In the summer of 1945, the Allies were preparing to make a final strike to crush their last remaining enemy – the Japanese Empire. The Americans and British had been fighting Japanese troops in the Pacific for years, but the Soviet Union was just about to enter this war.
At the Yalta Conference in February 1945 Stalin promised Churchill and Roosevelt that the Soviet Union would attack Japan within three months of victory in Europe, and he kept his word. On August 8, the USSR declared war against Japan and the next day Soviet troops crossed the border of Manchukuo, a Japanese puppet state.
The Soviet side vastly outnumbered the Japanese in men and arms: 1.5 million versus almost 700,00 of the Kwantung army, five times more artillery guns and tanks, and three times more aircraft. Still with fierce resistance by the Japanese, the operation was not a simple proposition.
The Soviet offensive sliced through Japanese defenses like a knife through butter, advancing deep into the territory of North-Eastern China on a front of 180-500 miles.
Soviet ally Mongolia backed the Soviet offensive. Over 60,000 soldiers of the Mongolian People’s Army took part in the action and protected the rear of the advancing Red Army.
A remarkable episode of the war was the rapid march of the 6th Guards Tank Army across the Gobi desert. This was a real test for the Soviet tank crews: temperatures of up to 45 degrees centigrade (113 Fahrenheit), machines full of sand, exhausted troops.
After the desert, Soviet forces had to navigate the craggy Greater Khingan Range - mountains considered impenetrable. Having no accurate maps, under heavy rains, Soviet tanks managed to make a crossing that left the Japanese completely shocked. One Japanese officer later told Soviet soldiers: “When you entered Khingan we calmed down, since we knew you would be forced to turn back. No army has dared cross Khingan since Tamerlane. And suddenly your tanks, artillery, infantry appeared…” (link in Russian)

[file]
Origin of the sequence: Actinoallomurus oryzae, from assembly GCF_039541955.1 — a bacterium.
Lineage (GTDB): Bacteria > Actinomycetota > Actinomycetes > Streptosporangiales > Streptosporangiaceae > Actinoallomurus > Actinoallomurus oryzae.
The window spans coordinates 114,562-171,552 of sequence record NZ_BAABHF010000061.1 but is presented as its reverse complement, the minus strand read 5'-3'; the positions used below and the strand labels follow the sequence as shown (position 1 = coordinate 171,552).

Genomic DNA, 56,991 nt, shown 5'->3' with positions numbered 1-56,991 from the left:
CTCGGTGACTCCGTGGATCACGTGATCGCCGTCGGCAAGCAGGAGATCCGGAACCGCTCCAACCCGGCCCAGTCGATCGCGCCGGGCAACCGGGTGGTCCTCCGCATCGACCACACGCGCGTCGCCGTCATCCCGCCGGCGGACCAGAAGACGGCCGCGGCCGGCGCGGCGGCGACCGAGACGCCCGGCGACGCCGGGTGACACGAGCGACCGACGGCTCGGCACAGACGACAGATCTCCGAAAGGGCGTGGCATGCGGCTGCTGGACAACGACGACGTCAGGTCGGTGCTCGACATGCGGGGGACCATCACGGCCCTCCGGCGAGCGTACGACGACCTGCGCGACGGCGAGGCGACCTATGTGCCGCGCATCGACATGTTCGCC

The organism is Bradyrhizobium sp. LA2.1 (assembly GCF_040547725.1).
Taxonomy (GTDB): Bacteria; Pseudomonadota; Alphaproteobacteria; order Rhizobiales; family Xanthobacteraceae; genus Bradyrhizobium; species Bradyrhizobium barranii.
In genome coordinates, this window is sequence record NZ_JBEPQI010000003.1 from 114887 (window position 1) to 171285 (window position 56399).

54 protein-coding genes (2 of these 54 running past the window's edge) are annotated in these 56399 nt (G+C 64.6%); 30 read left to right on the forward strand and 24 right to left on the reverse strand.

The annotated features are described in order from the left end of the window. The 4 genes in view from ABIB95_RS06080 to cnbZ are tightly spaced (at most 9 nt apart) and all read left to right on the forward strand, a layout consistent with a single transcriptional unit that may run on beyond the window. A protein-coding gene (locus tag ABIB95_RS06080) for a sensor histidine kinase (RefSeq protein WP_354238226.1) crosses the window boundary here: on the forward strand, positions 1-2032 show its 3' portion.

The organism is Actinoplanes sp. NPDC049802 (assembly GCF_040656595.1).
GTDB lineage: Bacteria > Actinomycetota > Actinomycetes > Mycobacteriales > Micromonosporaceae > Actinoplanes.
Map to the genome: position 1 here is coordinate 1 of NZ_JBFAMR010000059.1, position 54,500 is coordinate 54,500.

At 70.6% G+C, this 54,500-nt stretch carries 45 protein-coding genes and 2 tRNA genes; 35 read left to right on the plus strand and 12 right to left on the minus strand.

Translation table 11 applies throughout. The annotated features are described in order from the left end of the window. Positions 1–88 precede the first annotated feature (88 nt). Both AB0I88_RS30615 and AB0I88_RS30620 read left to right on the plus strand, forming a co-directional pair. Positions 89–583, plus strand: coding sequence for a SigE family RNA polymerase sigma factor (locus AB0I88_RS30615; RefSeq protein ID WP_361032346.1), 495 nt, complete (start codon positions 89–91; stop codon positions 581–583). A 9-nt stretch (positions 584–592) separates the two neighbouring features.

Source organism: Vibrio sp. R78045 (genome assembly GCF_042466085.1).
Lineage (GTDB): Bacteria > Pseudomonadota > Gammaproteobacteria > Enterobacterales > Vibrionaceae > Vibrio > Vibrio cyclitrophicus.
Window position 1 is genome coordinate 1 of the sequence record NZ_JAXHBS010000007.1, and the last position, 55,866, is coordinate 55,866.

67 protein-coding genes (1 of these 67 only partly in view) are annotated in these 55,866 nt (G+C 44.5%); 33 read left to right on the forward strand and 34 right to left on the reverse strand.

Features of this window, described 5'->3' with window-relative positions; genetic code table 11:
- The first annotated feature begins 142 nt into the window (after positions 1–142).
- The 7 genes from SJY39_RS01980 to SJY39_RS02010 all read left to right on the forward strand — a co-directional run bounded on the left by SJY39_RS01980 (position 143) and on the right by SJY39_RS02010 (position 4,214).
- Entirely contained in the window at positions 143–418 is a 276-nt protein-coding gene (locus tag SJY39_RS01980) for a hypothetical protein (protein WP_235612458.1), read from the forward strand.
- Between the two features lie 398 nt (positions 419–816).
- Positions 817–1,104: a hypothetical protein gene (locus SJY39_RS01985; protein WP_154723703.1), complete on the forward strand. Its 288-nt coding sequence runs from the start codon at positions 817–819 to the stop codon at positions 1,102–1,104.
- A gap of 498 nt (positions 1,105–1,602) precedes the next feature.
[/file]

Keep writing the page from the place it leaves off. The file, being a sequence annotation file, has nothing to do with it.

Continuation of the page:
Like the Americans, Soviet troops also experienced fanatical kamikaze suicide attacks by the Japanese. General Afanasy Beloborodov, commander of the 1st Red Banner Army, recalled: “Out of roadside ditches and camouflaged holes, soldiers in green uniform appeared. Buckling under the weight of the mines and grenades attached to their bodies, they ran towards our tanks. They were killed en-masse by our machineguns. Instantly, the ground was covered with hundreds of bodies. But from the holes and cracks new suicide attackers appeared and jumped under our tanks…” (link in Russian)
Within 10 days of the launch of the offensive the Kwantung army was totally crushed. Japanese soldiers started to surrender in their masses to the Soviets.
In a situation where the Japanese troops in Manchuria were in a state of complete chaos, the Soviet command decided to make airborne landings in major enemy cities. But in the end, no airborne troops landings were necessary. The Soviet aircraft simply landed on abandoned enemy airstrips, unloading their troops to take control of strategically important buildings.
During one airborne mission to Mukden (today Shenyang) Soviet troops accidentally captured the last Emperor of China and ruler of Manchukuo, Pu Yi. He was in an airport building awaiting evacuation to Japan with the members of his government. Nobody expected that such an important figure would be found there. Pu Yi was promptly sent to the Siberian city of Chita near Lake Baikal.
Besides defeating the Japanese, a key war aim was to return the islands of Sakhalin and Kuril, territories the Russian Empire had lost as a result of the Russo-Japanese War of 1904-1905.
The battle for Shumshu island, part of the Kuril archipelago, was the only clash of the Soviet-Japanese war when Soviet losses were greater than the enemy’s - 416 vs. 369.
After the Kuril Islands, Soviet troops planned to land on one of Japan's most important islands - Hokkaido. The Soviet Pacific Fleet was ready to begin operations when it received an urgent order: “Categorically prohibit sending any ships and planes towards Hokkaido island.” Not wishing to derail relations with its U.S. ally, Stalin had abandoned the idea to invade Japan.
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